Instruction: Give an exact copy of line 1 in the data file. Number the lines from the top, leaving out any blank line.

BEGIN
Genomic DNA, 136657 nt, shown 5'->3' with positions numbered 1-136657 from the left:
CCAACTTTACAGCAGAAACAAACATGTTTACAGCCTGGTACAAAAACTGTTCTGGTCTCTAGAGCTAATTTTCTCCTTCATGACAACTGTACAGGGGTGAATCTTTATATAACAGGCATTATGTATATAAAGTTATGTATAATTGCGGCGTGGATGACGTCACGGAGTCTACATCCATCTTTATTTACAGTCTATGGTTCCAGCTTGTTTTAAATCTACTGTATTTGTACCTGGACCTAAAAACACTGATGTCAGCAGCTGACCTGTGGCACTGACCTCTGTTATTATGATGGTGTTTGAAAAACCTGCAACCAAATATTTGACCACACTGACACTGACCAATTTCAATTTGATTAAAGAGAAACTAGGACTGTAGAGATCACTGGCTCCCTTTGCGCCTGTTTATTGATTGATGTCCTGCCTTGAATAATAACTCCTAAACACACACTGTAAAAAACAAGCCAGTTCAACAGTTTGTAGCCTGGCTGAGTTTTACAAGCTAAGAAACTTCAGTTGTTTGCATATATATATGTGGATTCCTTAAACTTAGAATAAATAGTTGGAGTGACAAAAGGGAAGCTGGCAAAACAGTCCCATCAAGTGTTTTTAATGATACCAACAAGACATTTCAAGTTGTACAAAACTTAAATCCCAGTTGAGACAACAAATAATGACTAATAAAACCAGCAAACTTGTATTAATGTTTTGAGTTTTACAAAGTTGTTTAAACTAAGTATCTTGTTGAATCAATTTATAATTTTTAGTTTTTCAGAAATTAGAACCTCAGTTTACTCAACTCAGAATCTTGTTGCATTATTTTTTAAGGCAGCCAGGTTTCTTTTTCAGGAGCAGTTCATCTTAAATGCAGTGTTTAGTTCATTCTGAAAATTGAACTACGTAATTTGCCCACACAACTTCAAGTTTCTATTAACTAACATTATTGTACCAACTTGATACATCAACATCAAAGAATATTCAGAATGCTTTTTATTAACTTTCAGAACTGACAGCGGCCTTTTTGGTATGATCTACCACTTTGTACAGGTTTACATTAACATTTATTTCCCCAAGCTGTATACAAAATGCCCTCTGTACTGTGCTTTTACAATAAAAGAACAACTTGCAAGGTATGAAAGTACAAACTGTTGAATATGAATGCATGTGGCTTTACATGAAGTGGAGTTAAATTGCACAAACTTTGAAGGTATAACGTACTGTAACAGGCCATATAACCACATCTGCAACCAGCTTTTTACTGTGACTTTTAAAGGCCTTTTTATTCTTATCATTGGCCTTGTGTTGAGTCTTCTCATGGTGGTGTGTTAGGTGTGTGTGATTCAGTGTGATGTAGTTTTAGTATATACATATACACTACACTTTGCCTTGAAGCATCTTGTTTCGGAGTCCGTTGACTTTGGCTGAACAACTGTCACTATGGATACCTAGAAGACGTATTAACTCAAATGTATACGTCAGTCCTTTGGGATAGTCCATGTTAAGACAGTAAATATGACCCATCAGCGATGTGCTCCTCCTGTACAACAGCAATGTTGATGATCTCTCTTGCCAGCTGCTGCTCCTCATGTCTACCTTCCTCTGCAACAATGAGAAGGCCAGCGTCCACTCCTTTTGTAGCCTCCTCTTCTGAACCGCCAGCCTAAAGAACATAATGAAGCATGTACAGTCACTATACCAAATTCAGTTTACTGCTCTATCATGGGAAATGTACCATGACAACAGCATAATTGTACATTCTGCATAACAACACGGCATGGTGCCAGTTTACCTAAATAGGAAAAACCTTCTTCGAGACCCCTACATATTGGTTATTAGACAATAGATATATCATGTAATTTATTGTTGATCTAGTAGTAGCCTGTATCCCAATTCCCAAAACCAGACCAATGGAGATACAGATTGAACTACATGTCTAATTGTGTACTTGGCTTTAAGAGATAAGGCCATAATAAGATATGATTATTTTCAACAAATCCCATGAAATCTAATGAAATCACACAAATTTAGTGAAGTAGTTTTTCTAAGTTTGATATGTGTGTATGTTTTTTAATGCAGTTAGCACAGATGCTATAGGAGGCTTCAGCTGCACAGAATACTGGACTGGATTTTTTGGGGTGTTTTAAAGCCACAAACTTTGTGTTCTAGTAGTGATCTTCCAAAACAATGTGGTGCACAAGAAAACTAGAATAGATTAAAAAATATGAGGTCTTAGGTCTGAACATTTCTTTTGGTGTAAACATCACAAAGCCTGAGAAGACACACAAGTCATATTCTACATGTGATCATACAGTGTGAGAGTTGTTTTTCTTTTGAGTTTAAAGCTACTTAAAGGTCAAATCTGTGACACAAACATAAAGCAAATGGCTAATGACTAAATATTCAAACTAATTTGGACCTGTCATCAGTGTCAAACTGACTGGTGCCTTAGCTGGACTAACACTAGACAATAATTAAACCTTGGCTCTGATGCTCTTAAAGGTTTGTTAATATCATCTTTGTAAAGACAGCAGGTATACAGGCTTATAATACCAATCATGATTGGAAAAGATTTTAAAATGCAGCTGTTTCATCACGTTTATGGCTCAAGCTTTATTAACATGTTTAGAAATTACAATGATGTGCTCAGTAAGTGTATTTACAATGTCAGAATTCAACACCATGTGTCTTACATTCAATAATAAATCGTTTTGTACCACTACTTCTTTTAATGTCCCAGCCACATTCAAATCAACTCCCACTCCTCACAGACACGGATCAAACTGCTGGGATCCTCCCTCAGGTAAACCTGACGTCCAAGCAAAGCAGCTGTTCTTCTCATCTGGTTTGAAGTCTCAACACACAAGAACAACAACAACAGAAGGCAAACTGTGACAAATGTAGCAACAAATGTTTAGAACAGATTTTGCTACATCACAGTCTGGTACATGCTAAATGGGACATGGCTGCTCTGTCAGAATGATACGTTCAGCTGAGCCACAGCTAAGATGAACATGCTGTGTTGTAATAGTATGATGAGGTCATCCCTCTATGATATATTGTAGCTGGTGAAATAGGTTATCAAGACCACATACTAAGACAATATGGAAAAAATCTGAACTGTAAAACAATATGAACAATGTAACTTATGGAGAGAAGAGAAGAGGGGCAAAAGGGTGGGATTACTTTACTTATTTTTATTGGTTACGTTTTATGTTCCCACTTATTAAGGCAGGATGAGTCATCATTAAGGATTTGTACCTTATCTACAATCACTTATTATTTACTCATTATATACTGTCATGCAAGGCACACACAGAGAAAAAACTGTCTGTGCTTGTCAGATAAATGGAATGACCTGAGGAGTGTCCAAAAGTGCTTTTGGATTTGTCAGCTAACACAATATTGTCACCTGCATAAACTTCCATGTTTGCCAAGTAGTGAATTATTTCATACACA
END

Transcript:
Genomic DNA, 136657 nt, shown 5'->3' with positions numbered 1-136657 from the left: